An unexpected book arrived in the mail the other day. A gift from my friend’s at Wisdom Publications. Zen Master Raven: The Teachings of a Wise Old Bird. by Zen Master human form, Robert Aitken. Here the koans are told by and to animals of the forest: raven, porcupine, owl, woodpecker, badger, black bear, and […]
Yesterday was an unexpected pleasure here in Northern Vermont. At at time when there can be snow on the ground, it was 70 degrees and sunny. A gentle breeze came off Lake Champlain and the world seemed to slow down.
It’s easy to be mindful on such a beautiful day. Such pleasant weather is out of context. The mountains have already seen snow; frost has not been a stranger to our nights. This out-of-contextness captures our attention in a way that a 70 degree and sunny day would not in July.
It’s easy to contact joy on such a day, especially if you get to spend some time on the beach overlooking the water. Downright blissful is not out of the question.
However, counting on sunny and 70 degree days in October to find joy is probably not the best strategy. This would make mindfulness only an occasional joy, unreliable, and out of reach most of the time.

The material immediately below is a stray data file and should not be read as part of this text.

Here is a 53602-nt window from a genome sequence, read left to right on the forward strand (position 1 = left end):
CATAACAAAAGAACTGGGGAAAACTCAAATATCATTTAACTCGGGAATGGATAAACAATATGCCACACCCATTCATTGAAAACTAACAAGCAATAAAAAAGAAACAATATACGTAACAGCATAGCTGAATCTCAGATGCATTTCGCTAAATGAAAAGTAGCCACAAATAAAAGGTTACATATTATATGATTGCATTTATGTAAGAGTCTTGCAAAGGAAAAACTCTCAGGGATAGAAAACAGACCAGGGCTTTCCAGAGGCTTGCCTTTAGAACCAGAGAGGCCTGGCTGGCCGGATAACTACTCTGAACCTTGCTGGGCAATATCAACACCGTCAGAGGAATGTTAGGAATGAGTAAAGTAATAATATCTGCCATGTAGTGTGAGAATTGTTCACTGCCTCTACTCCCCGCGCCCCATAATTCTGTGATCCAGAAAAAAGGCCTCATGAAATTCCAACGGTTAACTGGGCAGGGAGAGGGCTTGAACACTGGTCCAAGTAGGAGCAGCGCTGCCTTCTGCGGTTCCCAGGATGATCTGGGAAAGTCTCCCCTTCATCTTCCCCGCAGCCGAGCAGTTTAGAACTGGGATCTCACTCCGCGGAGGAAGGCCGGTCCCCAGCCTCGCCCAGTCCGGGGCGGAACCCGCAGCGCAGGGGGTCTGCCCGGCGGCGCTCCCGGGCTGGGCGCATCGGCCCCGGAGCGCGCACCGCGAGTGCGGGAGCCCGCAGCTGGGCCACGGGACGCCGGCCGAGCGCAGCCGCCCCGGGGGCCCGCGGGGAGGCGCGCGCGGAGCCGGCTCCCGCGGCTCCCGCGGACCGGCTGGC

Fortunately, we don’t have to wait for the exceptional to connect to the beauty that is available at any moment. Mindfulness practice will help to make joy available now — even when it is cloudy and gray, raining and cold, bitter cold.
Any experience can inspire wonder if we pay close enough attention to it, regard it with interest, curiosity, and even fascination. This is especially the case for those experiences we regard as less than ideal, like rainy days.
After a driving rain this morning, the sun is smiling again here on 27 October 2010 in Northern Vermont and I’m enjoying the bliss again, if only in small sips. Tomorrow it will be different and I’ll need to look a little harder to find it, but it will be there. It is always here, right now.